What that means is the dealer acts as an intermediary rather than lending its own cash for the purposes of the client owning this particular security. Instead, the dealer will repledge that security in the repo market or to other dealers in order to borrow the cash ultimately used to “purchase” and then fund the transaction (rolling over) to its ultimate end. Not just a securities financing transaction, a whole series of them.
And this series becomes horizontal as well vertical; the already re-pledged security posted by the client’s dealer to the next dealer in line can be re-pledged again depending upon the conditions set forth between the client’s dealer and what is now the client’s dealer’s dealer. As you may already guess, the client’s dealer’s dealer may also be able to re-pledge – the same security – to its dealer; specifically, the client’s dealer’s dealer’s dealer.
In many if not most cases, there needn’t be the original client need for this chain of re-pledging, either. What I mean is, the first link in that chain doesn’t have to originate out of the client’s need to borrow directly; if permissible, the client’s dealer may re-pledge the client’s security(ies) for its own purposes, with the client being sufficiently incentivized.
Thus, a dealer who does this kind of business with many financial clients can build up a stash of usable collateral that it doesn’t exactly own; these securities belong to other firms and vehicles, but are more than useful for the dealer to fund and carry out its dealer activities as a whole because of these peculiar usage rights.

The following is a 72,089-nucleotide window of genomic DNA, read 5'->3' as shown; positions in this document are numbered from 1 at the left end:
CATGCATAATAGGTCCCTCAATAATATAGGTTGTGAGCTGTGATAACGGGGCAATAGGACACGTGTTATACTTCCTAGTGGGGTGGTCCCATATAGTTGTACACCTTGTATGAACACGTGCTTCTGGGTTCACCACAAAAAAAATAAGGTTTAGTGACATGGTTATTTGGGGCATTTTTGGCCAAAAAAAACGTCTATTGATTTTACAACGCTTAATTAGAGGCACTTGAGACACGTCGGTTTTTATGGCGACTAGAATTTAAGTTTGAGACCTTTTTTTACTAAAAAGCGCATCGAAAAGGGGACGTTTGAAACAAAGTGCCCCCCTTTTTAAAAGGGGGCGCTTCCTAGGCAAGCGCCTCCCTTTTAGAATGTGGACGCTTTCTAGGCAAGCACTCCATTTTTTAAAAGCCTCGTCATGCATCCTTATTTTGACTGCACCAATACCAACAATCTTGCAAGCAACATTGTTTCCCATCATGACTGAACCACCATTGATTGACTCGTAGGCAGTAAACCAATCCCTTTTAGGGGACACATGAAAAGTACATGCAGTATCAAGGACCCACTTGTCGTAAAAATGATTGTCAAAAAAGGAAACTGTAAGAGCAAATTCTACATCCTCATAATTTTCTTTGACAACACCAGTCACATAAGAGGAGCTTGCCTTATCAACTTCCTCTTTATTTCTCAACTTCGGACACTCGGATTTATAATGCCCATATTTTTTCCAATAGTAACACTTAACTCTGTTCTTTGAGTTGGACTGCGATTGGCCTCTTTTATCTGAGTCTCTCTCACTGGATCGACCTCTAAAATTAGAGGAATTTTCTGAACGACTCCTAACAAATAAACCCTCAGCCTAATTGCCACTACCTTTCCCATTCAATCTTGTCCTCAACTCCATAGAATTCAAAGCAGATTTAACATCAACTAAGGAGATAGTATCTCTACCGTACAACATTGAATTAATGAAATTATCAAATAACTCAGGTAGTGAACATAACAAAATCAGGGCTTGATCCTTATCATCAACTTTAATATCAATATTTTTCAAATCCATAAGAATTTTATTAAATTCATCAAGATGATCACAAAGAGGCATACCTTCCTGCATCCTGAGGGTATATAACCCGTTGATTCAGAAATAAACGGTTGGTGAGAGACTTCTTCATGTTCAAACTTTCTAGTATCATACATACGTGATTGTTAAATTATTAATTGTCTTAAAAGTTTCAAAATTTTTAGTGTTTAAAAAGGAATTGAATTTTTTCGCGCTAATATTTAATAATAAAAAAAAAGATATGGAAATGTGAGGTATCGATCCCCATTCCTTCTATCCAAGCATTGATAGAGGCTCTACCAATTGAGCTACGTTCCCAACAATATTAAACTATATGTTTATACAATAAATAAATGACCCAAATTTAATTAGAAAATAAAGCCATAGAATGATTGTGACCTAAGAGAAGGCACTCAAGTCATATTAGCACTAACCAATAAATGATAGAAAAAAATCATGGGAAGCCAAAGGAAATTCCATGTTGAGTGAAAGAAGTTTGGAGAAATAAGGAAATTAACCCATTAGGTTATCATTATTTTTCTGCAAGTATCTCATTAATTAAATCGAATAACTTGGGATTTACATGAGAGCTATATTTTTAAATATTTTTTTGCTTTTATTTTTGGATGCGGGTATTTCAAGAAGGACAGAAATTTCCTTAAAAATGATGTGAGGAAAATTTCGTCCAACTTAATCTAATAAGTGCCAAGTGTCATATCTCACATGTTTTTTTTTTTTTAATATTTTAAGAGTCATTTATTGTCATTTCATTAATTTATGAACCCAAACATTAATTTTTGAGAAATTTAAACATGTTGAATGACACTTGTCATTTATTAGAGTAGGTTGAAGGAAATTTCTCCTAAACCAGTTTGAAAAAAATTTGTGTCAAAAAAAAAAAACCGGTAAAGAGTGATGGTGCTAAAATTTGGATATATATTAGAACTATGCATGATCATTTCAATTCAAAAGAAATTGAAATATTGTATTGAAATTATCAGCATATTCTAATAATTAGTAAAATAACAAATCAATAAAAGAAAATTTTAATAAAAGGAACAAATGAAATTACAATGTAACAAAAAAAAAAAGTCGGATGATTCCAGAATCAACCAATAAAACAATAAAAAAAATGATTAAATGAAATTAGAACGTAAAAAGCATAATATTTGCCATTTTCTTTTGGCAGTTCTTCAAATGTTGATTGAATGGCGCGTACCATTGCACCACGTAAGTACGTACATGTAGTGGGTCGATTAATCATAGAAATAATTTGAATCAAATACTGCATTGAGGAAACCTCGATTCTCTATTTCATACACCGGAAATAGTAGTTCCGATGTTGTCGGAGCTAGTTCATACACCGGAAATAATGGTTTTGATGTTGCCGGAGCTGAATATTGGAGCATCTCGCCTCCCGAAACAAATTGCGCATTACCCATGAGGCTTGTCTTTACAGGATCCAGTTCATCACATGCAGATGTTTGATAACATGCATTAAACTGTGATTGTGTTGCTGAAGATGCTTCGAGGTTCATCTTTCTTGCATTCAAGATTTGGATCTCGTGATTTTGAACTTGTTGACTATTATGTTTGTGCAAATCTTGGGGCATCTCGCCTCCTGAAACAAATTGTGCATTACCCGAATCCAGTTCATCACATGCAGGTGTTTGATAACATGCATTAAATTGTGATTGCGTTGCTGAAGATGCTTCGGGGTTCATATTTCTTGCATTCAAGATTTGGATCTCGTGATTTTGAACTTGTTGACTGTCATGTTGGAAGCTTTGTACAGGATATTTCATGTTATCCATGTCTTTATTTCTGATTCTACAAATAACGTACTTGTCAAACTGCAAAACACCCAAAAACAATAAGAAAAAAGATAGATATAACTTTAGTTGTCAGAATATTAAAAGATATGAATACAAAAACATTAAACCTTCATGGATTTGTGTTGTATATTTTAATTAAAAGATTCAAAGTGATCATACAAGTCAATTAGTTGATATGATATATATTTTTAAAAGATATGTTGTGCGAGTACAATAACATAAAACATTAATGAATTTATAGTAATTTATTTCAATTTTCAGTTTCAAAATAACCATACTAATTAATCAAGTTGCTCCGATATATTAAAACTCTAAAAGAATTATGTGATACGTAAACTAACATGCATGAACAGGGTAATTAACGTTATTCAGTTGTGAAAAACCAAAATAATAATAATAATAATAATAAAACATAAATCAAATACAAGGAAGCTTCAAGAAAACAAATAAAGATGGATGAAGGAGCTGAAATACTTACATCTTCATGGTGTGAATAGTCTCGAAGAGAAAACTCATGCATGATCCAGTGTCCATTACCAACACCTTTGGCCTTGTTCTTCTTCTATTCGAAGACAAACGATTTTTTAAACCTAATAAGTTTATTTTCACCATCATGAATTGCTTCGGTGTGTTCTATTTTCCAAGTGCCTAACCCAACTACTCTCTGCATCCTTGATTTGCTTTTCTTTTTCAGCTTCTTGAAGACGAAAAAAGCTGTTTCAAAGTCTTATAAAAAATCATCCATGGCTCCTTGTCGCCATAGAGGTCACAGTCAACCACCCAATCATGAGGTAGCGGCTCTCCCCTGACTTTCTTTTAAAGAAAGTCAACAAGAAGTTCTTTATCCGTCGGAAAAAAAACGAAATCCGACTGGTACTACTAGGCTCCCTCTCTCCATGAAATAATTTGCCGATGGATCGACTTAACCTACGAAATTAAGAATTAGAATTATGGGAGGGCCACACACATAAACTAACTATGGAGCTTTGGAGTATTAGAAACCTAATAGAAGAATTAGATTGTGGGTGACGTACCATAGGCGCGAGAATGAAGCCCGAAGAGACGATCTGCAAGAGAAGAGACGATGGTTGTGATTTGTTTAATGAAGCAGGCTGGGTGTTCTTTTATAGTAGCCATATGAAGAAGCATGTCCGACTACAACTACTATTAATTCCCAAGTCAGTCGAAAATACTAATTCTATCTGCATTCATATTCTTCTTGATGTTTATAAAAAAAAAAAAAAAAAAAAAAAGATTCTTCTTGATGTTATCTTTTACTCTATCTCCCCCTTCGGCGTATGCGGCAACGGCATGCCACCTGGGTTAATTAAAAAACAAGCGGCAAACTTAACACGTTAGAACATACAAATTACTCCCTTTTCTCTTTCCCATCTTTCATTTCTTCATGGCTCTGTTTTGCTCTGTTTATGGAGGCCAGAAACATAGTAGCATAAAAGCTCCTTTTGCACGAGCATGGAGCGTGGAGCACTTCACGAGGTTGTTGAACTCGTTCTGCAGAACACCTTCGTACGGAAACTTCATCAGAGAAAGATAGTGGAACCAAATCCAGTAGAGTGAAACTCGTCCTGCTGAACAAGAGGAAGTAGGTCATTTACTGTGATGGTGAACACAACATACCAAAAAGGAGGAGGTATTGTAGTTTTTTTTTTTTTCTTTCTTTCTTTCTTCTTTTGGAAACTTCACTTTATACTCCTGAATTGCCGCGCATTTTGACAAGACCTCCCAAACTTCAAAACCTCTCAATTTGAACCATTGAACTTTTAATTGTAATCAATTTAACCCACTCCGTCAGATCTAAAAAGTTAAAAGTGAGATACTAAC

The permissibility of these kinds of doings is, and remains, much higher in the offshore domain (the non-harmonized part of these rehypothecation regimes). The more a dealer could do re-pledging for themselves, the better terms it would offer its customers; giving Lehman Brothers International Europe a serious leg up on Lehman Brothers Inc.
Net result, Lehman Brothers as a global firm had acquired a significant pool of collateral owned by its customers and custodied at Lehman Brothers International Europe which underlay a whole range of dealer activities carried out by Lehman Brothers Inc., including securities financing transactions in its own proprietary book as well as a creating a margin collateral cushion for a whole host of derivative transactions and potential counterclaims.
So, what happens when customers start to feel a little uncertain about these arrangements? Quite naturally, they may begin to wonder about what their exposure might be given how their securities are in London. In fact, this, not subprime mortgages, is what led to Lehman’s end.